We will bring in speakers for sessions on this topic to Hyman Fine House including the Jewish Historical Society. We will train volunteers on a one day course, to help with residents’ life research, provide relevant outings to archives and exhibitions. We will bring in 3 freelance artist and heritage professionals to develop this relationship. We will collate these memories into a series of bespoke books with a small print run (and digital downloadable version) which will be available to view publicly, as well forming personal archives of Jewish lives in Brighton.

We will also specifically work with young people from nearby Brighton College whose role will be to support frail older people to engage in the project whilst also learning about Jewish heritage in Brighton. This will form part of their Duke of Edinburgh Award Scheme. These volunteers will support each of the activities above. Activities will be delivered on a regular basis over 12 months to ensure that participants benefit including residents from Hyman Fine House, other Jewish people living in Brighton, other older people living in the city, as well as school pupils and the wider community.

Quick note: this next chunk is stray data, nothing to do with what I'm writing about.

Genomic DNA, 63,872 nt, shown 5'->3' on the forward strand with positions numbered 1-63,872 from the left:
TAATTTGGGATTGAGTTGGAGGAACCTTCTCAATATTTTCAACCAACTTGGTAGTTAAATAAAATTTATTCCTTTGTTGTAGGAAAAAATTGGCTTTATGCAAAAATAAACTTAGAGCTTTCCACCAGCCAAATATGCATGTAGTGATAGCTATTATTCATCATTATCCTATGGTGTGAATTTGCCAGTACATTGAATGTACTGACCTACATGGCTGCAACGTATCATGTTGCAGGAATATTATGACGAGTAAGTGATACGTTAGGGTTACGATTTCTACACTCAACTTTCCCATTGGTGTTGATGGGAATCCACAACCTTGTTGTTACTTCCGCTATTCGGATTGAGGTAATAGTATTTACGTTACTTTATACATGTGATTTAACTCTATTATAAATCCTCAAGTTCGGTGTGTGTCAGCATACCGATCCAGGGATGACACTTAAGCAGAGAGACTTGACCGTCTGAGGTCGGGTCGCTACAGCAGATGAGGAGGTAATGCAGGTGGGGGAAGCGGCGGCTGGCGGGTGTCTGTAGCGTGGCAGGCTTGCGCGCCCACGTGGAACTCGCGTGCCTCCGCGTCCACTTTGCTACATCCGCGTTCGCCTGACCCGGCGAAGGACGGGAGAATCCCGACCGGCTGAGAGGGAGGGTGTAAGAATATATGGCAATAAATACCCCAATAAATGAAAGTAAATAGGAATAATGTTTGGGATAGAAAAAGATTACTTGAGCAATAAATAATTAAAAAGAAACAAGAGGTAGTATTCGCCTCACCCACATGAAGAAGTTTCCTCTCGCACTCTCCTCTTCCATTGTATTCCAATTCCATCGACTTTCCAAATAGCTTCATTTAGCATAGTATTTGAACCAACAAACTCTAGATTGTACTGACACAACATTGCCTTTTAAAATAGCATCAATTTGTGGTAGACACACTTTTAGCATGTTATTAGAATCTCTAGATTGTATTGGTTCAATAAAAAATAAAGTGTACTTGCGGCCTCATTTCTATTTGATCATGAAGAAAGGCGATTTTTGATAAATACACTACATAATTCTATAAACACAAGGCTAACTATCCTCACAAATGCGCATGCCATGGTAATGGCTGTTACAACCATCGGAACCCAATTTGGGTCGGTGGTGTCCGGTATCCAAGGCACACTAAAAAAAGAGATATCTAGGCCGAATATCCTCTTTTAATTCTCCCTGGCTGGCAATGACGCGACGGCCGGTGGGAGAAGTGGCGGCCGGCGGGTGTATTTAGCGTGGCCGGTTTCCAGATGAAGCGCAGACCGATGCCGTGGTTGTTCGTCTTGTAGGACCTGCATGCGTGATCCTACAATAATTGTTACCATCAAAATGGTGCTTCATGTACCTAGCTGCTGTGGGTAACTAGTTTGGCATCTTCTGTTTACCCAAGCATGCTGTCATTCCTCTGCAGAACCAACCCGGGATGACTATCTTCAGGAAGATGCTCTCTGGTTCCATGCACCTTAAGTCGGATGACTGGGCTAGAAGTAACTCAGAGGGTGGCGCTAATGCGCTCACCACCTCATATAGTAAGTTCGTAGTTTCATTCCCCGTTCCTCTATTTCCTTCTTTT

With over 40 Jewish residents, the majority with dementia, alongside conditions like blindness and schizophrenia, residents often suffer from isolation and depression. Due to this high dependency, it’s challenging supporting residents with activities, staff being engaged with care rather than pastoral activities.

To combat this, Hyman Fine House and Strike a Light (through a prior engagement relationship) work hard to involve residents in planning and decision-making in regular meetings through a residents and volunteers committee, find out what activities residents enjoy, exploring new ideas for activities to try.

Through this committee, we work towards a supportive programme of events, ensuring resident well-being as they move toward end of life care. Activities requested by residents and which we have been able to provide, from horticulture to improvised music and the home ensure that activities become part of a supportive programme of events, offering residents stimulation and focussed activities.

Scheme residents provide evidence themselves and Strike a Light has seen this through discussion, surveys, and care staff feedback. Residents request events and it is notable that creative activities have immensely improved their emotional wellbeing. Recent activities with residents have indicated that reminiscence sessions and local histories combined with creativity are what have made the participants come to life the most, making them cry with laughter, and be more alert and attentive.